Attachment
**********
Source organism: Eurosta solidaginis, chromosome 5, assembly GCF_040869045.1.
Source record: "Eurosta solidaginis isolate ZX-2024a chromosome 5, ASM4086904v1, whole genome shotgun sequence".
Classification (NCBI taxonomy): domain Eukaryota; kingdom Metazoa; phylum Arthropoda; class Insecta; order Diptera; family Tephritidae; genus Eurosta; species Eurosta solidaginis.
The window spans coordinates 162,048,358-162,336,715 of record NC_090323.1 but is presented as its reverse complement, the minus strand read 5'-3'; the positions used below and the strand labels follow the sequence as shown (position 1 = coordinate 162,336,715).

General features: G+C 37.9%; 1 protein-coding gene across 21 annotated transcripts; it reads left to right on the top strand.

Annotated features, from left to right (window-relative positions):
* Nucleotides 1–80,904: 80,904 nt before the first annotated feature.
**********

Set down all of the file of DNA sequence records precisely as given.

Source organism: Eurosta solidaginis, chromosome 5, assembly GCF_040869045.1.
Source record: "Eurosta solidaginis isolate ZX-2024a chromosome 5, ASM4086904v1, whole genome shotgun sequence".
Classification (NCBI taxonomy): domain Eukaryota; kingdom Metazoa; phylum Arthropoda; class Insecta; order Diptera; family Tephritidae; genus Eurosta; species Eurosta solidaginis.
The window spans coordinates 162,048,358-162,336,715 of record NC_090323.1 but is presented as its reverse complement, the minus strand read 5'-3'; the positions used below and the strand labels follow the sequence as shown (position 1 = coordinate 162,336,715).

General features: G+C 37.9%; 1 protein-coding gene across 21 annotated transcripts; it reads left to right on the top strand.

Annotated features, from left to right (window-relative positions):
* Nucleotides 1–80,904: 80,904 nt before the first annotated feature.